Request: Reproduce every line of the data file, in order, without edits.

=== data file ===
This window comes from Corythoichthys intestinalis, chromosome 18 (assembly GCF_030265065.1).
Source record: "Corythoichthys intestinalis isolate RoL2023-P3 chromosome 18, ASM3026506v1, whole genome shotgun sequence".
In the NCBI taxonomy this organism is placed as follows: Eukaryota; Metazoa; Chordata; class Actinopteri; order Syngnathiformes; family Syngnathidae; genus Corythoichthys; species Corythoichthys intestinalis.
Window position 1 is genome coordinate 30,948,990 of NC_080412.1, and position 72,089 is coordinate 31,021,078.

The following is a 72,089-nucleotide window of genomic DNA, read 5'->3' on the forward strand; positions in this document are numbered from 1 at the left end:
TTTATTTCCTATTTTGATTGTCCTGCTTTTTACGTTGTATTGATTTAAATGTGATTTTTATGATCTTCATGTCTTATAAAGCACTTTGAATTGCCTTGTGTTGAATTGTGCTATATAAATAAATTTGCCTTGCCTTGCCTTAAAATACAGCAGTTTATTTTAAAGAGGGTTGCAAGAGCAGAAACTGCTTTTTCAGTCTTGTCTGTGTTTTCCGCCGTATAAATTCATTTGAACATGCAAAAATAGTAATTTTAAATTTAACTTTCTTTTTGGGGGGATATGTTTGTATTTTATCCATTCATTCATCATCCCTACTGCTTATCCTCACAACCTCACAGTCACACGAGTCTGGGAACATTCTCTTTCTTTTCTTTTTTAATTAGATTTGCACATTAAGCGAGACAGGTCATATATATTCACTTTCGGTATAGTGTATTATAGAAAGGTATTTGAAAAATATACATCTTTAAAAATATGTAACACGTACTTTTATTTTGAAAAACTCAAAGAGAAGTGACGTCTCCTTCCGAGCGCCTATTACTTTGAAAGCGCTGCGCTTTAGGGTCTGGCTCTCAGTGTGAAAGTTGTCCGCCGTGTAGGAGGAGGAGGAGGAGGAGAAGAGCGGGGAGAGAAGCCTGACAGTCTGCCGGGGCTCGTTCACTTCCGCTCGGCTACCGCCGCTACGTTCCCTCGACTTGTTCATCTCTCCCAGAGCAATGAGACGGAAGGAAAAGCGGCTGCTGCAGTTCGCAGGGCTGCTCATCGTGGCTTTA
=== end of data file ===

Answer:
This window comes from Corythoichthys intestinalis, chromosome 18 (assembly GCF_030265065.1).
Source record: "Corythoichthys intestinalis isolate RoL2023-P3 chromosome 18, ASM3026506v1, whole genome shotgun sequence".
In the NCBI taxonomy this organism is placed as follows: Eukaryota; Metazoa; Chordata; class Actinopteri; order Syngnathiformes; family Syngnathidae; genus Corythoichthys; species Corythoichthys intestinalis.
Window position 1 is genome coordinate 30,948,990 of NC_080412.1, and position 72,089 is coordinate 31,021,078.

The following is a 72,089-nucleotide window of genomic DNA, read 5'->3' on the forward strand; positions in this document are numbered from 1 at the left end:
TTTATTTCCTATTTTGATTGTCCTGCTTTTTACGTTGTATTGATTTAAATGTGATTTTTATGATCTTCATGTCTTATAAAGCACTTTGAATTGCCTTGTGTTGAATTGTGCTATATAAATAAATTTGCCTTGCCTTGCCTTAAAATACAGCAGTTTATTTTAAAGAGGGTTGCAAGAGCAGAAACTGCTTTTTCAGTCTTGTCTGTGTTTTCCGCCGTATAAATTCATTTGAACATGCAAAAATAGTAATTTTAAATTTAACTTTCTTTTTGGGGGGATATGTTTGTATTTTATCCATTCATTCATCATCCCTACTGCTTATCCTCACAACCTCACAGTCACACGAGTCTGGGAACATTCTCTTTCTTTTCTTTTTTAATTAGATTTGCACATTAAGCGAGACAGGTCATATATATTCACTTTCGGTATAGTGTATTATAGAAAGGTATTTGAAAAATATACATCTTTAAAAATATGTAACACGTACTTTTATTTTGAAAAACTCAAAGAGAAGTGACGTCTCCTTCCGAGCGCCTATTACTTTGAAAGCGCTGCGCTTTAGGGTCTGGCTCTCAGTGTGAAAGTTGTCCGCCGTGTAGGAGGAGGAGGAGGAGGAGAAGAGCGGGGAGAGAAGCCTGACAGTCTGCCGGGGCTCGTTCACTTCCGCTCGGCTACCGCCGCTACGTTCCCTCGACTTGTTCATCTCTCCCAGAGCAATGAGACGGAAGGAAAAGCGGCTGCTGCAGTTCGCAGGGCTGCTCATCGTGGCTTTA